Psyche: Spirit and Soul

Is there a difference between spirit and soul? In his survey of what the term "spirit" means, Jung notes in passing that it is “common opinion that spirit and soul are essentially the same and therefore only arbitrarily separable”. And it is true that, in Jung’s work, the use of notions such as “psyche”, “spirit”, and “soul” seems at times arbitrary or at least vague...

On the guises of the archetype

Jung’s two essays on synchronicities and on spirit in the fairy tale have a striking claim in common: that there is a “hidden meaning [Sinn] behind the chaotic events in life”. It will be interesting to compare how the two essays introduce the core finding: there is an interesting commonality, and one important difference.

Missing meaning-links

I have explored, in some depth now, a particular archetypal idea: that “there is a hidden meaning behind chaotic life”. The way I have explored it was through Jung’s essay on spirit, which deals explicitly with it. But there is a connection between this idea and synchronicities, which Jung, it seems, didn’t make.

Spirit and its origin myth

In the case of Spirit, Jung does not talk about an individual’s process of integrating archetypal contents as psychological functions: he claims that such a process happened as an overarching development in the history of the human species. That, of course, is a variation on an origin myth: a phantasy, projected backwards into history.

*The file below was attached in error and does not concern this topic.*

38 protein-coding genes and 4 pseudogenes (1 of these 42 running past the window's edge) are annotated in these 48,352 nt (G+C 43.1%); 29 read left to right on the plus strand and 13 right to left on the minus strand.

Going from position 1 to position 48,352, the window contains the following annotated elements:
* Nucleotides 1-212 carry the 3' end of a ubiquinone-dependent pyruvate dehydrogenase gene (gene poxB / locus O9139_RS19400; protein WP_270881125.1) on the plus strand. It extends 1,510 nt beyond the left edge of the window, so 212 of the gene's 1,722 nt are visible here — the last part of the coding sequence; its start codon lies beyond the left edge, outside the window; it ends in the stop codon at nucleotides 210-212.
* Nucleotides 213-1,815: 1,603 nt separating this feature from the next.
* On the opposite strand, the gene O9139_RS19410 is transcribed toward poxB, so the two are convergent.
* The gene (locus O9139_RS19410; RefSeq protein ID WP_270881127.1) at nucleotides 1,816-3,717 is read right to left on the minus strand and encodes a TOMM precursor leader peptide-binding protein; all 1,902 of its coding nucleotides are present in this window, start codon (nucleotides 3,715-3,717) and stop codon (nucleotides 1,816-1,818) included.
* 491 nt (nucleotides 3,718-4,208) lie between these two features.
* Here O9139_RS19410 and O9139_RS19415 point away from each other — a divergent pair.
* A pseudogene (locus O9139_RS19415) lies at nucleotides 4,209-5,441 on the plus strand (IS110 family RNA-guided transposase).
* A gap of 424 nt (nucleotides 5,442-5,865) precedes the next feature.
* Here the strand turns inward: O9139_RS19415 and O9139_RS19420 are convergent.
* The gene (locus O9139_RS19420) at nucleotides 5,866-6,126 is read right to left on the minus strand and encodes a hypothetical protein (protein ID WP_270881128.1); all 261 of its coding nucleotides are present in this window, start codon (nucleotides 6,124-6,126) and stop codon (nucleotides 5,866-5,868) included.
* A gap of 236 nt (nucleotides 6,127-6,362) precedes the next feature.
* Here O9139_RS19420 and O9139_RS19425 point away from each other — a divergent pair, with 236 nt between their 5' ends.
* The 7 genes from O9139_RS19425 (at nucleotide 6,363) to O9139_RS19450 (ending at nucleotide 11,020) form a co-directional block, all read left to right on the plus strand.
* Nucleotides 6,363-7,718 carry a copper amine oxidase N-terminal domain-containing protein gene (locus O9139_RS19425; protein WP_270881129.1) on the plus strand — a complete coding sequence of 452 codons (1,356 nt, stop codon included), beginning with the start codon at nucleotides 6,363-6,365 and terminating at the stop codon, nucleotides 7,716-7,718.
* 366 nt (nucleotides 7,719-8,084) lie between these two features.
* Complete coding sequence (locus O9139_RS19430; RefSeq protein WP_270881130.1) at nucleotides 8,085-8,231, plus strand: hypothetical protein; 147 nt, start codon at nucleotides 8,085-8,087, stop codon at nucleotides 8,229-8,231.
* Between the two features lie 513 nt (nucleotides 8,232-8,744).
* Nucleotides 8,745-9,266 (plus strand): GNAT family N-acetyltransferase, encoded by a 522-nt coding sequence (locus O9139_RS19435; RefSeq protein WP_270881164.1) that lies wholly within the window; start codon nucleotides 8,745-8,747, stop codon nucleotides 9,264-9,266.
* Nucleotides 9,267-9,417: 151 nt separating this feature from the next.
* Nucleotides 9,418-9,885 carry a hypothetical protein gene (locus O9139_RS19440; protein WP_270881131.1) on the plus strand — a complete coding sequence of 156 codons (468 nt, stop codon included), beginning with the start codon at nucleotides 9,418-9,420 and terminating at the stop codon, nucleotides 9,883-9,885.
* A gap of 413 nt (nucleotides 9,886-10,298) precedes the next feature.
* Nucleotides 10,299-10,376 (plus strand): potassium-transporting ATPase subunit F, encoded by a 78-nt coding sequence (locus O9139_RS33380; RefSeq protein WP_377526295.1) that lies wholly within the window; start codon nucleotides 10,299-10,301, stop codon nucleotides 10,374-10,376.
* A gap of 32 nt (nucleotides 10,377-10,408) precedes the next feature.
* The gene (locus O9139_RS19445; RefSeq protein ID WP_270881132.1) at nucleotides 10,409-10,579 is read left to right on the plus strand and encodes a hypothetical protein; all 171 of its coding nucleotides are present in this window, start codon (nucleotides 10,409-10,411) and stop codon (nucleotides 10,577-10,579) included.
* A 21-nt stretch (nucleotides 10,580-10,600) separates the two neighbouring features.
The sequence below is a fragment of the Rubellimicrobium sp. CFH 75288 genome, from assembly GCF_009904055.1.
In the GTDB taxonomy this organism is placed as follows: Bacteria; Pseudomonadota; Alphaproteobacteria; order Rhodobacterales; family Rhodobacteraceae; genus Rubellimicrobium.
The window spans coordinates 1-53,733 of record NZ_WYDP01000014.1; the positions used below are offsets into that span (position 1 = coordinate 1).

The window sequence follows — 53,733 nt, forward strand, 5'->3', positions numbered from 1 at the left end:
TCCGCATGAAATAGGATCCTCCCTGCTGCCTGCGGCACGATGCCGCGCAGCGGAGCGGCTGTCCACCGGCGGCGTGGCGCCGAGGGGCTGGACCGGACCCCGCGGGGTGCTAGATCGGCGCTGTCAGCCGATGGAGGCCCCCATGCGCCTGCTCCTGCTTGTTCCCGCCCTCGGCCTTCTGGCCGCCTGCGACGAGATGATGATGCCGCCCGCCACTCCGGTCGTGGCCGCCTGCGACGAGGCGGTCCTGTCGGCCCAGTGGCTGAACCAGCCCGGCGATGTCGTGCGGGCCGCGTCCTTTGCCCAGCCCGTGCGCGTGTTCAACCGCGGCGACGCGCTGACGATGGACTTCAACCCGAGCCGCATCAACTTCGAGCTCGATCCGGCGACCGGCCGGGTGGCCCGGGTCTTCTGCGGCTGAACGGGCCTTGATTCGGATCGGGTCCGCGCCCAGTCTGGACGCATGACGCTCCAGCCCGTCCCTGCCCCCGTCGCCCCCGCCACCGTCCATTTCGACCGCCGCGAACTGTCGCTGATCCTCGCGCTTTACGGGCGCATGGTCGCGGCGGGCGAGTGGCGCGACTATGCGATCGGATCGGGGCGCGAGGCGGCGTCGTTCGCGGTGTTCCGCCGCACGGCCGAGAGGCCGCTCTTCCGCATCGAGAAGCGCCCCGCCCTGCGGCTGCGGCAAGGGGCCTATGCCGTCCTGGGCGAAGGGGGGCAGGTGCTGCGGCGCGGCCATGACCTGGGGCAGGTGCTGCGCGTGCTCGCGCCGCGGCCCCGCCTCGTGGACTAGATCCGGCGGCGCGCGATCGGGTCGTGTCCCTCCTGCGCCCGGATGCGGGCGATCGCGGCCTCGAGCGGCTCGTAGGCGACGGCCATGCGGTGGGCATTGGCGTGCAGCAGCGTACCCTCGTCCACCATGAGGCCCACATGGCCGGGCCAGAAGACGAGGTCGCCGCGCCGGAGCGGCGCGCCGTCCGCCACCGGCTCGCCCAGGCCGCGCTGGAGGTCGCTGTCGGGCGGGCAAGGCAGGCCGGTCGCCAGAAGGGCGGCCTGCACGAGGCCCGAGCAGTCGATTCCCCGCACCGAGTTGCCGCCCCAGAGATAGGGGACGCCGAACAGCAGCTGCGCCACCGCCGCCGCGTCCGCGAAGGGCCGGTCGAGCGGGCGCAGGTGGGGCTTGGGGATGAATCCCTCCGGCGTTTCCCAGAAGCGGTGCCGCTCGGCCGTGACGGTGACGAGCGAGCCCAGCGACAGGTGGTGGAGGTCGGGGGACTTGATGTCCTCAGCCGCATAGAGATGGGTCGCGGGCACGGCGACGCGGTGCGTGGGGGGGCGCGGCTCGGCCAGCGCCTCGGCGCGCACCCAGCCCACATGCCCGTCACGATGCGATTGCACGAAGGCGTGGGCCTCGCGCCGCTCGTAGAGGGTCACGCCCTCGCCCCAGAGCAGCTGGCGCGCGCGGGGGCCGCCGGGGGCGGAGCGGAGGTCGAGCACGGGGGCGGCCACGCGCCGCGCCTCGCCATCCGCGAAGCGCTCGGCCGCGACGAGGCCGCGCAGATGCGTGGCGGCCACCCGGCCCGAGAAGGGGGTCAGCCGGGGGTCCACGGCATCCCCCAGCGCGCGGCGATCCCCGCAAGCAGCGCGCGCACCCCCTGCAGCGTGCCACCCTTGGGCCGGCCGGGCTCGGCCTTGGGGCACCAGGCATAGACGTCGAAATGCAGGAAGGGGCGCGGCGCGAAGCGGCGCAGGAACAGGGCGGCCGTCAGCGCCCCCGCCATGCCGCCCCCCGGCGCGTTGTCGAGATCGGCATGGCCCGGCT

The dead backwaters of life

There is a particular kind of life situation, in which a person may find themselves, and which fits the pattern I have discussed in my earlier post: it is one of those situations where archetypes are triggered. Let's call it the "dead backwater" type of life situations.

Patterns of life situations

Synchronicities are something that "appears” in an individual person’s life, usually at some particular stage or around some event. Therefore, we can assume that there are certain patterns in people’s lives when archetypes are triggered, resulting in greater likelyhood of experiencing synchronicities.

Personified archetypes

In the midst of our chaotic life processes, as we experience them day by day, there is a pre-existent, hidden meaning. That meaning, or Sinn, is an archetype.

Leif Frenzel is a writer and independent researcher. He has a background in philosophy, literature, music, and information technology. His recent interest is Jungian psychology, especially synchronicities and the relationship between consciousness and the unconscious.